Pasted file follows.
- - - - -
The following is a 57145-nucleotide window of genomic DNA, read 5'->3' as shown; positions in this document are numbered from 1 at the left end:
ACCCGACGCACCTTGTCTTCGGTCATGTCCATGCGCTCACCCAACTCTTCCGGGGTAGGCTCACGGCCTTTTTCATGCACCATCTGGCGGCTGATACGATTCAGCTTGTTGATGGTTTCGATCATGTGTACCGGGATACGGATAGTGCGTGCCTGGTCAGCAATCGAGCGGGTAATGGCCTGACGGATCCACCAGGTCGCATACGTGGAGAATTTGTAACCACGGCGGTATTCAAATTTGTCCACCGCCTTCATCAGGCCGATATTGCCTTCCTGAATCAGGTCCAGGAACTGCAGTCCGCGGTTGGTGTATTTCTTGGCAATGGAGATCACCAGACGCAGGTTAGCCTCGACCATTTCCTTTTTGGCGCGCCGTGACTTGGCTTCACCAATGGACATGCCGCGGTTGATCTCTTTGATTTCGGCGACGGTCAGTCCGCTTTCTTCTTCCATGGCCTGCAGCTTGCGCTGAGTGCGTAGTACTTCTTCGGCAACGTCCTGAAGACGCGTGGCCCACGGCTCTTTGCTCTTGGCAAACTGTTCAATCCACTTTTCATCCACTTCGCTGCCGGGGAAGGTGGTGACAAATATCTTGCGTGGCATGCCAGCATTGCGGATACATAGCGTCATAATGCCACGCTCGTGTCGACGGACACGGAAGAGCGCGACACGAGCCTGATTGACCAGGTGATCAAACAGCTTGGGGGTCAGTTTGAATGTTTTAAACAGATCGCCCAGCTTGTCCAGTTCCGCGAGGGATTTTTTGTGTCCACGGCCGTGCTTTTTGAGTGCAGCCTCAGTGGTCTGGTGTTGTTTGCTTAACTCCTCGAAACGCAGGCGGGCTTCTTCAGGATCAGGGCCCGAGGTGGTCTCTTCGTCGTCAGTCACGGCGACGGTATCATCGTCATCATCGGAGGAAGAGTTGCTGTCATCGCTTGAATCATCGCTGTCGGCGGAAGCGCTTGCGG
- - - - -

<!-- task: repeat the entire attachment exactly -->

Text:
The following is a 57145-nucleotide window of genomic DNA, read 5'->3' as shown; positions in this document are numbered from 1 at the left end:
ACCCGACGCACCTTGTCTTCGGTCATGTCCATGCGCTCACCCAACTCTTCCGGGGTAGGCTCACGGCCTTTTTCATGCACCATCTGGCGGCTGATACGATTCAGCTTGTTGATGGTTTCGATCATGTGTACCGGGATACGGATAGTGCGTGCCTGGTCAGCAATCGAGCGGGTAATGGCCTGACGGATCCACCAGGTCGCATACGTGGAGAATTTGTAACCACGGCGGTATTCAAATTTGTCCACCGCCTTCATCAGGCCGATATTGCCTTCCTGAATCAGGTCCAGGAACTGCAGTCCGCGGTTGGTGTATTTCTTGGCAATGGAGATCACCAGACGCAGGTTAGCCTCGACCATTTCCTTTTTGGCGCGCCGTGACTTGGCTTCACCAATGGACATGCCGCGGTTGATCTCTTTGATTTCGGCGACGGTCAGTCCGCTTTCTTCTTCCATGGCCTGCAGCTTGCGCTGAGTGCGTAGTACTTCTTCGGCAACGTCCTGAAGACGCGTGGCCCACGGCTCTTTGCTCTTGGCAAACTGTTCAATCCACTTTTCATCCACTTCGCTGCCGGGGAAGGTGGTGACAAATATCTTGCGTGGCATGCCAGCATTGCGGATACATAGCGTCATAATGCCACGCTCGTGTCGACGGACACGGAAGAGCGCGACACGAGCCTGATTGACCAGGTGATCAAACAGCTTGGGGGTCAGTTTGAATGTTTTAAACAGATCGCCCAGCTTGTCCAGTTCCGCGAGGGATTTTTTGTGTCCACGGCCGTGCTTTTTGAGTGCAGCCTCAGTGGTCTGGTGTTGTTTGCTTAACTCCTCGAAACGCAGGCGGGCTTCTTCAGGATCAGGGCCCGAGGTGGTCTCTTCGTCGTCAGTCACGGCGACGGTATCATCGTCATCATCGGAGGAAGAGTTGCTGTCATCGCTTGAATCATCGCTGTCGGCGGAAGCGCTTGCGG